Michael has been coaching the mental game most of his working life. Helping committed performers take the next step didn't come as an academic calling, but out of being a frustrated coach.
In the eighties he was the NSW Surfing Coach and could see his athletes weren’t performing to their potential because of the pressure of competition. He started out looking for ways to help them win the mental game and it went from there. In the past 20 years he has had some great success stories - World record-holders; World Champions; Olympic Gold Medalists.
When I started working with athletes over 20 years ago I was on a steep learning curve. I had read the books and done the study, but I didn’t get the big picture of how high performance thinking really worked. It took me a long time to learn exactly what I needed to do and how I needed to do it. The upside of my long learning curve is that I learned from the ground up, from real performers, exactly what worked day-in-day-out and what was just theory. It emphasised to me that everything I do has to be very practical.
When I finally cracked the high performance thinking code I realized that it wasn't really all that hard after all. I've always tried to stick to one key principle: emphasise practical strategies and tactics that people can actually use to stay focused and positive. I also do my best to practice what I preach. My goal is to show you how you can do that, so you can consistently perform to the best of your ability.
I'm always working to stretch the limits of my knowledge and abilities. For instance, I still read sport, psychology and motivational books voraciously. I give talks on continuous high performance to several sport and professional groups each year. I like to share my knowledge, and I make it a practice to give away whatever I can.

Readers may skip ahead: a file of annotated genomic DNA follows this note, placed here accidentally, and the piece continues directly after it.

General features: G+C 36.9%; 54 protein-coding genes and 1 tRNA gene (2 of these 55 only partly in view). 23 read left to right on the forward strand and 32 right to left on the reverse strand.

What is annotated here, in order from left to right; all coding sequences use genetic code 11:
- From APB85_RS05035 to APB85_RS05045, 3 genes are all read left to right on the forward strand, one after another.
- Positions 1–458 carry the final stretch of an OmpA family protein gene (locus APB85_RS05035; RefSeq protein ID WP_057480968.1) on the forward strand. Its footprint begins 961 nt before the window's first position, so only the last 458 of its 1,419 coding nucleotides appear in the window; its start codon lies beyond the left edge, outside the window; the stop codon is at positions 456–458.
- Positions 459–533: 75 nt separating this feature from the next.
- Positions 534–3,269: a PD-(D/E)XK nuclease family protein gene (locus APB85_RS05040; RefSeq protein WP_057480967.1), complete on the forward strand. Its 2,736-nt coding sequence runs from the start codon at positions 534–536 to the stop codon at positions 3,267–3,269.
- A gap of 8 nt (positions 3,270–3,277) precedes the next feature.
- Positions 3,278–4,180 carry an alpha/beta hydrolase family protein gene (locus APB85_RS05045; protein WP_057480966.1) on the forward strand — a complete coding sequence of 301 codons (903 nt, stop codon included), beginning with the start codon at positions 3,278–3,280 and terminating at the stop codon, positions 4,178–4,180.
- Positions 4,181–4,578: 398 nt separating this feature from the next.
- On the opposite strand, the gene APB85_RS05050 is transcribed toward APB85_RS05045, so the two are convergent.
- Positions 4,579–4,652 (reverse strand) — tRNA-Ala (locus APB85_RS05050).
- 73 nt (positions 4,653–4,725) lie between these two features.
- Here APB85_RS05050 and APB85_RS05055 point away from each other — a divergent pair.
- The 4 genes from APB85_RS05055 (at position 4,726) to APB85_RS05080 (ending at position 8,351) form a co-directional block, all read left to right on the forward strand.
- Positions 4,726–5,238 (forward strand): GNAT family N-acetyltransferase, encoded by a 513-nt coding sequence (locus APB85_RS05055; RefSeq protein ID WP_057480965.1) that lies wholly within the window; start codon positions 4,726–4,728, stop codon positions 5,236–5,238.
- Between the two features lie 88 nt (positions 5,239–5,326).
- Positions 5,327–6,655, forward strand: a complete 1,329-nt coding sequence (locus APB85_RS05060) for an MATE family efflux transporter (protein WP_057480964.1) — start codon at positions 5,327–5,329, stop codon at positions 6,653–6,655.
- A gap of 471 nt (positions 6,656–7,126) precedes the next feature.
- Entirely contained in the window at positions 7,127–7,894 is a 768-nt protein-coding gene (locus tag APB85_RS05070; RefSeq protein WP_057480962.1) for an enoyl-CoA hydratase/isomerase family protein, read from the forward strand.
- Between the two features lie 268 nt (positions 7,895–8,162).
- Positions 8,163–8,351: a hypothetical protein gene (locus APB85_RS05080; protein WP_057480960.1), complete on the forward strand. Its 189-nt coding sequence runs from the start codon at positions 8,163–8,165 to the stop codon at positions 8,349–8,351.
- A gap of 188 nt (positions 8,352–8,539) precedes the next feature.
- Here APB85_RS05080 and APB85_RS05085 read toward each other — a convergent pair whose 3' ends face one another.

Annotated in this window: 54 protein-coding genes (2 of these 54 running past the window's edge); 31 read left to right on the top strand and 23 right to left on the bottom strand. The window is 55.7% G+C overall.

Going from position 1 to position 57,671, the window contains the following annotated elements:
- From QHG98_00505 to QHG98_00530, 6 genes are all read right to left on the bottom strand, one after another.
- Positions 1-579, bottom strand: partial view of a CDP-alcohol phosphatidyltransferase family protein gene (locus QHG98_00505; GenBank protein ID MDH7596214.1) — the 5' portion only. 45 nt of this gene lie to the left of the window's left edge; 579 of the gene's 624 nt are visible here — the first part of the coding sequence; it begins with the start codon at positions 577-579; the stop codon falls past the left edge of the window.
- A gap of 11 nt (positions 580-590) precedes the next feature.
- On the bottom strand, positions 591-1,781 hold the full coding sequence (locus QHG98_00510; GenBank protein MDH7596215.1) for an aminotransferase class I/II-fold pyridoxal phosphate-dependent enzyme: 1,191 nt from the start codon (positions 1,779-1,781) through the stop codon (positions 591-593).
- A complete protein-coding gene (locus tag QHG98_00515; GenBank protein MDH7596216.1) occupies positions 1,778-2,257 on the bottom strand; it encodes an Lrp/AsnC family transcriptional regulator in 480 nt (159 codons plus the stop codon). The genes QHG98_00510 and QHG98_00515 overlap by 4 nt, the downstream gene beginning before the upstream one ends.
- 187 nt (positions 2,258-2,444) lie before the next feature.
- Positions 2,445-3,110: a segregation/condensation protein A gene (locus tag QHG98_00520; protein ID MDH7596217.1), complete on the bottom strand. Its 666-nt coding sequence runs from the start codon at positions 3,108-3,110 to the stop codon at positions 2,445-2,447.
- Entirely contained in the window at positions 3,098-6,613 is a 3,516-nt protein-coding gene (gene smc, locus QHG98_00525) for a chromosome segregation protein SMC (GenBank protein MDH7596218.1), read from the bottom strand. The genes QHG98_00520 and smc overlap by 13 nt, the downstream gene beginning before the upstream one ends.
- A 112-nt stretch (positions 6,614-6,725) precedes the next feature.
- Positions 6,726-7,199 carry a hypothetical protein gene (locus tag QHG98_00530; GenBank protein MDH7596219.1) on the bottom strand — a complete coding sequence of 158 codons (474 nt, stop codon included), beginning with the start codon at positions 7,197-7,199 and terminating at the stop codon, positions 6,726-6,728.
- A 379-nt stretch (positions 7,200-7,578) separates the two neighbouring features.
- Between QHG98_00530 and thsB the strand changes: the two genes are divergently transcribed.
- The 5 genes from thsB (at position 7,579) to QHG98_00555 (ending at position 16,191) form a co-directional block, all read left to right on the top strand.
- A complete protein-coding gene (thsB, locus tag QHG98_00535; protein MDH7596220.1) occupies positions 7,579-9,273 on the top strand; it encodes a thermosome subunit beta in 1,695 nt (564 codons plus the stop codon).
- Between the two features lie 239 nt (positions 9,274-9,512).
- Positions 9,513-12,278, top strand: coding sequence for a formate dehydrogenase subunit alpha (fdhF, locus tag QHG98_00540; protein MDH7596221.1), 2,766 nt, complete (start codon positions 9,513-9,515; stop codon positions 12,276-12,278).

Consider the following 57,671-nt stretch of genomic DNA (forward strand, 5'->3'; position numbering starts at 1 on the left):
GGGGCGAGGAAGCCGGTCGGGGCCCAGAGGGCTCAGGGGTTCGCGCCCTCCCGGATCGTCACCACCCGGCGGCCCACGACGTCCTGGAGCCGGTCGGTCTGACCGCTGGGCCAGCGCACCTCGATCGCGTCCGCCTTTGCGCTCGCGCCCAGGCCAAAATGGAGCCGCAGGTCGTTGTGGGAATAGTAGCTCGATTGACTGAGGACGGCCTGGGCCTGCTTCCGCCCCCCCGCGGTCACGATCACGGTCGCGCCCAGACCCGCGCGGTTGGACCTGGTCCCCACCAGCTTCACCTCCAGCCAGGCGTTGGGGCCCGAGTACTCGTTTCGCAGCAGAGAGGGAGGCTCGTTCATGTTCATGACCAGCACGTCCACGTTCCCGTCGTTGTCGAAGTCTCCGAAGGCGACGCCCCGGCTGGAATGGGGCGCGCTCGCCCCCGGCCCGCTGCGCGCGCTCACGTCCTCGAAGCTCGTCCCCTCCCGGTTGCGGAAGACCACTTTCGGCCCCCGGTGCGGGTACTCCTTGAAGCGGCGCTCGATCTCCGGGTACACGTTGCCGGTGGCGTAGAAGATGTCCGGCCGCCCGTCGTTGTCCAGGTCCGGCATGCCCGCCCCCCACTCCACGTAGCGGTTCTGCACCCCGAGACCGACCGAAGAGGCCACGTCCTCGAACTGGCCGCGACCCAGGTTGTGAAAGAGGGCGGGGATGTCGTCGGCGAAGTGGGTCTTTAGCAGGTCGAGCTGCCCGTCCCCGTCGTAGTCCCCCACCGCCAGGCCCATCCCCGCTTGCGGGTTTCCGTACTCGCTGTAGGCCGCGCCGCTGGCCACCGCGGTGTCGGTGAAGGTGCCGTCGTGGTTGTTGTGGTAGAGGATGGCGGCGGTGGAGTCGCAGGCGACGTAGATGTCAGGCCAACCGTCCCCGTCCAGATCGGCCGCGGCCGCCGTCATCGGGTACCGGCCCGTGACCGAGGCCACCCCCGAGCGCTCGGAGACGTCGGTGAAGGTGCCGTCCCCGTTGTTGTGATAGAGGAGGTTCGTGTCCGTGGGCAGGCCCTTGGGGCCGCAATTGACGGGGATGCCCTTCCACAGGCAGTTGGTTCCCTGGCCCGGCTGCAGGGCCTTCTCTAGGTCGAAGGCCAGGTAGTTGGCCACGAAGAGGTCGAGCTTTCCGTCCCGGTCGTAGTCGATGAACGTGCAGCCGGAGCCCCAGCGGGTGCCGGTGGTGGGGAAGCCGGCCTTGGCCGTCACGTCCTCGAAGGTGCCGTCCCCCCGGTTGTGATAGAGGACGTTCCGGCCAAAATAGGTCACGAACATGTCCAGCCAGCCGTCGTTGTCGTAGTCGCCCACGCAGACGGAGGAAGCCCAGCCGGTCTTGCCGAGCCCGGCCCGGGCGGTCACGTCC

One of my key values is “continuous personal best performance” (vs. winning) in sport. Everyone wants to win. That's why you are a committed performer. But as your performance levels progress, you might have found that it was a struggle. When you turn your attention to personal best performance, then competing becomes easier. You don't have to focus on winning your events, but delivering your very best effort. It's a big shift in perception.
What if you could be a great performer? What if you could double, triple or quintuple your competitive successes in only a few short years? I've done it with committed performers who learned that success depends not only on their ability to focus and stay positive under pressure, but to break through self-imposed limitations. There's no reason you can't do the same. I hope I can help you do so.
Dr Michael Martin is the former Head of Performance Psychology at the Australian Institute of Sport. He is also the former Head of Sport Psychology at New South Wales Institute of Sport. He has worked with Olympic teams, Paralympic teams, World Champions, World Record Holders and Olympic Medalists from over 40 different sports.